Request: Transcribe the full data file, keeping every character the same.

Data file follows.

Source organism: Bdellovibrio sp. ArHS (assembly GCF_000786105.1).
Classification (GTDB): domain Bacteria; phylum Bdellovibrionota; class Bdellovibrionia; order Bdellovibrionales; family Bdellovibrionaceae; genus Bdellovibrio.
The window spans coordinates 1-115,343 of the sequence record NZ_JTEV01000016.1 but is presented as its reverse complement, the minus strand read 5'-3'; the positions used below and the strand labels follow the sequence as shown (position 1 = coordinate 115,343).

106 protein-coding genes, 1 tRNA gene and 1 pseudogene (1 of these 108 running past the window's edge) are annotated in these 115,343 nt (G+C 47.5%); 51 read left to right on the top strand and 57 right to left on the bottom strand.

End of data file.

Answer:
Source organism: Bdellovibrio sp. ArHS (assembly GCF_000786105.1).
Classification (GTDB): domain Bacteria; phylum Bdellovibrionota; class Bdellovibrionia; order Bdellovibrionales; family Bdellovibrionaceae; genus Bdellovibrio.
The window spans coordinates 1-115,343 of the sequence record NZ_JTEV01000016.1 but is presented as its reverse complement, the minus strand read 5'-3'; the positions used below and the strand labels follow the sequence as shown (position 1 = coordinate 115,343).

106 protein-coding genes, 1 tRNA gene and 1 pseudogene (1 of these 108 running past the window's edge) are annotated in these 115,343 nt (G+C 47.5%); 51 read left to right on the top strand and 57 right to left on the bottom strand.